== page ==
Despite his many achievements, the super-talented Jamie xx is a man of few words. It's an approach that he applies to his music, too - allowing the spaces in between the sounds do the talking to crete a style that has earmarked him as one of the UK's most exciting production talents. 1948 sat down with Jamie last summer to talk about disco, Djing and the future of The xx.
The last two years have been phenomenally successful for you. Can you process what’s happened, or is it just a big blur?
I guess the biggest change is that it’s normal now.
Are there are any moments that stand out?
Yeah. Just moments at gigs. The best gigs. The moments after gigs…
You certainly don’t seem like someone who’s in it for the fame. Have you been able to adjust to international recognition?
Well, somewhat. I’ve got to the point where I do enjoy being on stage now. But I still don’t feel like a ‘performer’.
You’re recording a new album with The xx, and you’re also working on your own, solo stuff. How do the two processes differ?
With the next [xx] album, we’re doing it slightly differently. We’re recording whilst writing. Whereas last time we were writing for playing live gigs – the album was specifically created with that in mind. With my solo material, it’s still just me at home with my computer. And it’s the same with the band. We didn’t see any point in changing it really. It worked.
How does the new xx album differ from your debut?
It sounds like a progression. But it’s not ‘done’ enough to really say.
How do you choose the artists that you produce for? Do you have any specific criteria?
I just work with whoever I like, or whoever I think has some potential that could be tapped. This year, I really just wanted to do stuff that I hadn’t ever done before. That meant working with new people, and doing so solely as a producer rather than a band member or an artist.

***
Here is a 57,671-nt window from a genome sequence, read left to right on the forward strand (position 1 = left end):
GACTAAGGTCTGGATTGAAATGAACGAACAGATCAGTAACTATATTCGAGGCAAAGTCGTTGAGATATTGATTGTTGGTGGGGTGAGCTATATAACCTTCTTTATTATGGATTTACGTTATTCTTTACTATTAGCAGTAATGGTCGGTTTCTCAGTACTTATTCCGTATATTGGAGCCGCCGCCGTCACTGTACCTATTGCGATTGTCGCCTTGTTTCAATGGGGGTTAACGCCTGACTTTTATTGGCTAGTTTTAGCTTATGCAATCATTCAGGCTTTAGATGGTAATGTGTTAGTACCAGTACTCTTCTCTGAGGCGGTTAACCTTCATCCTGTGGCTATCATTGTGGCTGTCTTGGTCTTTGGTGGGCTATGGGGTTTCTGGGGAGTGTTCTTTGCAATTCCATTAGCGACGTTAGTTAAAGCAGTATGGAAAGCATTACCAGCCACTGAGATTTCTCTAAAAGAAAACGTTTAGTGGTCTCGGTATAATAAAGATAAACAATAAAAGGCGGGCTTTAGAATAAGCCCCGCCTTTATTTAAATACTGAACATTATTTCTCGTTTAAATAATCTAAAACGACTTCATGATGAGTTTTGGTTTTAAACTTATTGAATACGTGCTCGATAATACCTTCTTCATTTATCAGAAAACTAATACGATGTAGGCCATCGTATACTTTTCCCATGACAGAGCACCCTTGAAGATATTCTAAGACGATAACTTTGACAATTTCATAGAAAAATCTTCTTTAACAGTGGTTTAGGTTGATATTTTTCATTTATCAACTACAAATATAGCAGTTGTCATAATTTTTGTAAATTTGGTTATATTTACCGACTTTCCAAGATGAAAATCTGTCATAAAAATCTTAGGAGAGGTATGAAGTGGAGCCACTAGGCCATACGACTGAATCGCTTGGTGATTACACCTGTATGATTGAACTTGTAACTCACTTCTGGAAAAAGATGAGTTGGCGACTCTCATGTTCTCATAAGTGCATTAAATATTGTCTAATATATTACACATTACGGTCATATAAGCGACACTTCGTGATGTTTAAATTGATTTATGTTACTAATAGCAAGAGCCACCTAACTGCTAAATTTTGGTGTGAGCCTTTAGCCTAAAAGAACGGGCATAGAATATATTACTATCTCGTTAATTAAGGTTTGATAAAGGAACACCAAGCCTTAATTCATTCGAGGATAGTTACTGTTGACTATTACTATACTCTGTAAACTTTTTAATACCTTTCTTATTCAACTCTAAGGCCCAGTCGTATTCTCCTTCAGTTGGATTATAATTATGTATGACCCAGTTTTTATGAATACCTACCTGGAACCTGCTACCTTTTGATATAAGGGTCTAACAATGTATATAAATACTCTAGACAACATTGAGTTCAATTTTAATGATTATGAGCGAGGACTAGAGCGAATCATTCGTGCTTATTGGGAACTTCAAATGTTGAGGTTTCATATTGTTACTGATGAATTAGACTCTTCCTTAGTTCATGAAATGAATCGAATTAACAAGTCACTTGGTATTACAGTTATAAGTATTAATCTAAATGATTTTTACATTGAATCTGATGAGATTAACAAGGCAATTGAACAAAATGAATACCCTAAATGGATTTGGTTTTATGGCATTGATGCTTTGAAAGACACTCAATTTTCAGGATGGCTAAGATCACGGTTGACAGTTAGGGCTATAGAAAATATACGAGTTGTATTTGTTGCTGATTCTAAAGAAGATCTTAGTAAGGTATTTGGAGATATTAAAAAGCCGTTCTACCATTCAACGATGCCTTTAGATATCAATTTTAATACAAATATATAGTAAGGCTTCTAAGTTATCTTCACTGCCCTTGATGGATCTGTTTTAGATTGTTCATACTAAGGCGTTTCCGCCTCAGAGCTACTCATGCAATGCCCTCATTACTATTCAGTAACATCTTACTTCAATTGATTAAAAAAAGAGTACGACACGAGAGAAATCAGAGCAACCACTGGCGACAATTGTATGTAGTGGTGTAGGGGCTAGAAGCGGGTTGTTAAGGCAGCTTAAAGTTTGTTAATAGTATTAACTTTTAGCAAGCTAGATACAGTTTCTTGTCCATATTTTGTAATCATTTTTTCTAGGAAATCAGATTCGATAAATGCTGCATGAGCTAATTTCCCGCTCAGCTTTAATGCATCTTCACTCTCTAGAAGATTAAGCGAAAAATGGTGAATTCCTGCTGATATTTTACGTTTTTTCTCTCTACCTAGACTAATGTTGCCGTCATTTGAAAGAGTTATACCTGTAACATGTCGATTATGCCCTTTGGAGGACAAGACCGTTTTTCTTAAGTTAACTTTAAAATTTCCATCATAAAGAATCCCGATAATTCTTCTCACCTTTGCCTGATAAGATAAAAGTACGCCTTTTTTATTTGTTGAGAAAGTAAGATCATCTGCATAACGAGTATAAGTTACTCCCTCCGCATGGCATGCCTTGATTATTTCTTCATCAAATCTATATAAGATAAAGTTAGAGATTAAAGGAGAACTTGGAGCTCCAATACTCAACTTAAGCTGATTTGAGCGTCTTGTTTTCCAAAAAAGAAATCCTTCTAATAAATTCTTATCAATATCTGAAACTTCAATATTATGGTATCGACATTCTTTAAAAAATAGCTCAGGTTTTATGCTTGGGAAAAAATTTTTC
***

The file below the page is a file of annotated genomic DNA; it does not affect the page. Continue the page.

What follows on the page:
You’ve travelled all over the world with The xx. How, if at all, has that changed your perspective on the music scene in the UK?
I think, last year, there was a lot of good stuff happening. There’s still loads of good music coming out of the UK but I think it might be getting stunted by this categorisation – ‘UK music’.
Since it blew up, and producers are DJing out more, things have changed. I’ve found personally that when I’m out DJ-ing that – while it’s a lot of fun – it can hold you back from actually making music you want to make, because you enter a mindset where you’re making music for DJing. It’s not necessarily a bad thing, but sometimes you just want to make it for yourself. But I do think that the fact that a lot of producers have been DJ-ing more recently has maybe stunted the growth of music.
What do you listen to at home?
Recently I’ve been listening to disco, just as a side tangent. Disco, and boogie. I play a lot of Cheryl Lynn. I really love [her music].
I go through stages where I have a couple of records that are always in my record bag. At the moment it’s the US Disco edit of ‘World is a Ghetto’ by War. That’s like ten minutes long. Amazing. All instrumental.
There’s a track on the new Hessle Audio compilation that’s also really good. It’s by Ramadanman. ['Blimey', taken from Hessle Audio: 116 & Rising]
Let’s take it back to London quickly. You grew up here, didn’t you?
I grew up in Fulham, but I live in Brixton now and I really love it. It’s not overwhelmingly cool, there’s not too many young people, but there’s really nice places to eat, there’s a sense of growth at the moment. More and more young people are moving there. There’s also always somewhere to go.
Is there anywhere in London that you specifically love?
Plastic People, still. And there’s loads of good restaurants. I love London for eating. I went to [offal restaurant] St John in Spitalfield’s recently. That was really good.
Did you have a bit of bone marrow?
No I didn’t go that far!
I just work with whoever I like, or whoever I think has some potential that could be tapped
I grew up in Fulham, but I live in Brixton now and I really love it.
There’s still loads of good music coming out of the UK but I think it might be getting stunted by this categorisation – ‘UK music’.
I still don’t feel like a ‘performer’